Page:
The problem with acquisitions is that they’re always meant to add revenue and drive synergies with existing lines of business, but all too often the acquisition falls short of its original goals. Some turn out to be bad deals, or even worse: Ask HP about Autonomy (or Compaq, or Palm, or EDS, for that matter). Or Microsoft about Nokia. Or SAP about Sybase. Or Oracle, which just recently finally killed off Sun, closing a chapter on one of its biggest, and dumbest, acquisitions.
I always joke that when I’m ready to retire I’ll first write a book entitled Josh’s Extremely Thin Book of Successful Acquisitions. It’s going to be really thin and it’s going to piss off a lot of people. In truth, I’ve been writing that book my whole career, as I have watched too many deals enrich investors and shareholders (usually a select few) and none others – not the employees, not the partners, and certainly not the customers. And that’s before there’s any attention paid to whether the acquisition is accretive, as in being worth more than its cost, as well as synergistic, as in acting as a revenue multiplier when sold in conjunction with other software and services.
And while there are definitely acquisitions that are accretive, or at least not too decremental, by all objective measures most acquisitions, even the ones that seem to go well, are plagued by the synergy problem. Sure, apply a little accounting legerdemain and the acquisition looks like its driving a healthy revenue stream to the bottom line. But the reality of what’s happening in the field, where all the great ideas in marketing go to die, (the title of another career ending book I want to write) isn’t all that healthy. The fact is that most vendors struggle to achieve the synergistic potential for their strategic acquisitions, especially the potential that was in the marketecture slides when the deal was announced.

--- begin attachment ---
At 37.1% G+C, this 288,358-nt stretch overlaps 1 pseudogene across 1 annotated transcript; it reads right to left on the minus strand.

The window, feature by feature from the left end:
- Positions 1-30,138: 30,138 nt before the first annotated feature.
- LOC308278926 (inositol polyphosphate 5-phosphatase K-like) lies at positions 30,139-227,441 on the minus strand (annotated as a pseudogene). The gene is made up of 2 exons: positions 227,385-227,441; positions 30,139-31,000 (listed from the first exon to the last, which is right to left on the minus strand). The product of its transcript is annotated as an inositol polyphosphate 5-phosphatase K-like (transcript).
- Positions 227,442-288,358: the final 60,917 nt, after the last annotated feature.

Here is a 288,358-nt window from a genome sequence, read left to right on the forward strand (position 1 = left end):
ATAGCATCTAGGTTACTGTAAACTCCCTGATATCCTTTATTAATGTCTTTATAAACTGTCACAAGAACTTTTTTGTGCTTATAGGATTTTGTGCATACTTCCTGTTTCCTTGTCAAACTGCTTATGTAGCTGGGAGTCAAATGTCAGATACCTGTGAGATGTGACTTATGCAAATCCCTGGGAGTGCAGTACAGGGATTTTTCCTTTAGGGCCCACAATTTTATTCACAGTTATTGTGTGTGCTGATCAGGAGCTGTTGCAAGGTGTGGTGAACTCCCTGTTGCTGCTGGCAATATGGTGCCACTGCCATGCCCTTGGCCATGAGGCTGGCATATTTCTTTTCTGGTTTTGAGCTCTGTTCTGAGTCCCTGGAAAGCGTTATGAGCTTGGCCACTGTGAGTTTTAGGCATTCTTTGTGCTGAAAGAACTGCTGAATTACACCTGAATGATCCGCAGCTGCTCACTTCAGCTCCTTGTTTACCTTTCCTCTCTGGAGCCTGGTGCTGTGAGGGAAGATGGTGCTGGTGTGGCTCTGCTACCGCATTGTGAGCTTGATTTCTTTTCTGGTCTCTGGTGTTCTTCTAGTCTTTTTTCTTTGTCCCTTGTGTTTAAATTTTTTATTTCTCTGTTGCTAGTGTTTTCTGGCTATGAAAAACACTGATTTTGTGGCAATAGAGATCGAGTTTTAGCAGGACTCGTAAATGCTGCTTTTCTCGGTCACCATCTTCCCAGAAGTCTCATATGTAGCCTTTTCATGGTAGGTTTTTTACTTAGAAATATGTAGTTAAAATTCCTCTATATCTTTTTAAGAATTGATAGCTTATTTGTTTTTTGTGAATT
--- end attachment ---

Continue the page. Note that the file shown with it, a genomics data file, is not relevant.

Let me pick on SAP for a minute, though they are hardly alone in this lack of synergistic success. SAP has made some pretty big cloud bets recently, and two of them, unfortunately for SAP, its customers, and partners, are exemplars of the synergy problem. True, the two acquisitions have been successful by most measures, but their synergistic value – that’s a different story.
SAP closed the Ariba and SuccessFactors acquisitions 2012, and the synergistic potential for both was huge. Ariba was one of the biggest of the indirect procurement vendors, but, more importantly, it was the heir to a dotcom vision of the global business network (remember the term net markets?) that would have leveraged SAP’s enormous customer base and built an interconnected commerce market that spanned the globe.
The Ariba acquisition, on paper, meant that SAP could take a procurement network with thousands of suppliers, many of them already SAP customers or active suppliers to SAP customers, and bundle the whole lot into an online, interactive, global commerce network where everyone could source, buy, supply, ship, track and trace, and otherwise move B2B commerce from its relatively dumb 20th century EDI origins into the 21st century’s vision of a connected global economy.